Description
BACKGROUND OF THE INVENTION

1. Field of the Invention

The invention relates to animal housing of various types that require treatment of animal odors, and to devices for deodorizing animal habitation structures wherein an exemplary use is for cat habitations with litter boxes.

The invention further relates to devices for exhausting and/or filtering the air of animal habitations.

2. Description of the Related Art

The need to control animal odors has inspired a wide array of inventions. Today, animal odor control devices are well known and exist in many varieties. Walton, U.S. Pat. No. 5,289,800 discloses a passive ventilation system. Warm air is deodorized by a charcoal filter as it rises from the animal housing and passes through the filter in the housing's roof Griffith, U.S. Pat. No. 4,095,559, discloses an active ventilation system. Air in the animal housing is vented away from the housing by an electric fan connected to a tubular exhaust conduit. The Griffith patent, as well as Miksitz, U.S. Pat. No. 5,044,325, and Roberts, U.S. Pat. No. 5,140,948 disclose odor control devices which are permanently fixed to the animal housing. This design limits the utility of the odor control device to that specific animal housing. The invention of this patent is an active odor control device separate from the animal housing which can retrofit different animal housings.

FEATURES OF THE INVENTION

It is an object and a feature of this invention to provide an exhaust and filter system for attachment to an animal habitation structure, which system may be retrofit to existing structures which have ventilation holes in the roofs or which can be provided with ventilation holes.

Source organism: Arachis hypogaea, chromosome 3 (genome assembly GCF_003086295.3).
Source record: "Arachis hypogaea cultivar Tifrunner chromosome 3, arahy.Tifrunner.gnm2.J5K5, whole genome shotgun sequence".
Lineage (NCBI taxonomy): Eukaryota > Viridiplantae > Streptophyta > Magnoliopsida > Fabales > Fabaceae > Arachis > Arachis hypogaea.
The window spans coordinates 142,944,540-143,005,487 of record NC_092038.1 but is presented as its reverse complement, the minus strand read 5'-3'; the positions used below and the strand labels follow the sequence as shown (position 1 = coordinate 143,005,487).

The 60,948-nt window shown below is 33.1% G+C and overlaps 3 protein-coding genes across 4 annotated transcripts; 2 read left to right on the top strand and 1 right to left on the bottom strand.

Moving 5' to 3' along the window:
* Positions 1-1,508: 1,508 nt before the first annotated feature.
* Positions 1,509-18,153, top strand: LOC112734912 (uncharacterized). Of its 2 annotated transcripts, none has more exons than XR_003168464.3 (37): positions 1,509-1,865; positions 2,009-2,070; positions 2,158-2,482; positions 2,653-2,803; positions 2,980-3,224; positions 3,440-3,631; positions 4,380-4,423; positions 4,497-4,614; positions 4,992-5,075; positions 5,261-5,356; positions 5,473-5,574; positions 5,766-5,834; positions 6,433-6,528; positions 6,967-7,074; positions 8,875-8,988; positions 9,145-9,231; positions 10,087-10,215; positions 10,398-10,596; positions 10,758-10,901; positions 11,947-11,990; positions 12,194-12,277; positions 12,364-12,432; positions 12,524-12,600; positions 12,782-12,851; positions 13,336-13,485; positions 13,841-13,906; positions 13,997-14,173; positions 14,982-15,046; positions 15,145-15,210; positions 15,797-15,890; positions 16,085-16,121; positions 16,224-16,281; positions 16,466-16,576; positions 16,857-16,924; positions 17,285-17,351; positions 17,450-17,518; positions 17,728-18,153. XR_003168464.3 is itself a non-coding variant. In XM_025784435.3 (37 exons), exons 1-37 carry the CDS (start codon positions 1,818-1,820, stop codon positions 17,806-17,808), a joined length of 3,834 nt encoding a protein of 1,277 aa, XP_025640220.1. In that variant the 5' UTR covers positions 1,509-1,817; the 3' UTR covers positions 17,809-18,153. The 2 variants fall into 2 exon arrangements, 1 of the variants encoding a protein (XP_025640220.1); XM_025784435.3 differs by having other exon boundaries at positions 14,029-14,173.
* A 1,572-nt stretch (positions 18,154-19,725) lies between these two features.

An additional object and feature of the invention is that exact registration of the means for communication between the filter system and the ventilation hole in the roof is not required.

It is a further feature of the invention that the system need not be permanently attached to the roof, but can be laid on the roof to cover the ventilation hole and make a substantially air tight seal with the roof of the habitation without resorting to glues or nails and caulking.

SUMMARY OF THE INVENTION

The invention provides an exhaust filter system to be installed and used in an animal habitation structure. Such structures have a roof with a ventilation hole which is either built in or which may be constructed. The system may be easily adapted to retrofit any such structures presently on the market.

The exhaust/filter system has a housing provided with an inlet and an outlet. Within the housing there is an electric fan mounted operable to move a current of air from the inlet through a filter which may be of any suitable material, preferably activated charcoal. A slot is provided in the housing for removably receiving the filter. An important feature of the invention is the means for connecting the inlet to the filter housing in the exhaust system to the aperture in the roof.

The means for accomplishing this result is a moldable, flexible plastic membrane, resting upon the roof, affixed to the inlet of the exhaust system and covering, but not affixed to, the ventilation hole in the roof. Thus it forms a substantially air-tight seal with the roof by merely laying the membrane in place. The membrane, as an adapting means, is capable of conforming to the surface contour of almost any roof, to form a substantially air tight seal when positioned on the roof. The membrane is preferably a polyurethane rubber mat.

An additional object and feature of the invention is that exact registration of the means for communication between the filter system and the ventilation hole in the roof is not required.

It is a further feature of the invention that the system need not be permanently attached to the roof, but can be laid on the roof to cover the ventilation hole and make a substantially air tight seal with the roof of the habitation without resorting to glues or nails and caulking.

By this arrangement, the electric fan in operation moves air freely from inside the animal structure through the ventilation hole and into the exhaust system and through the exhaust filter and thence to the ambient atmosphere in the room or outside air.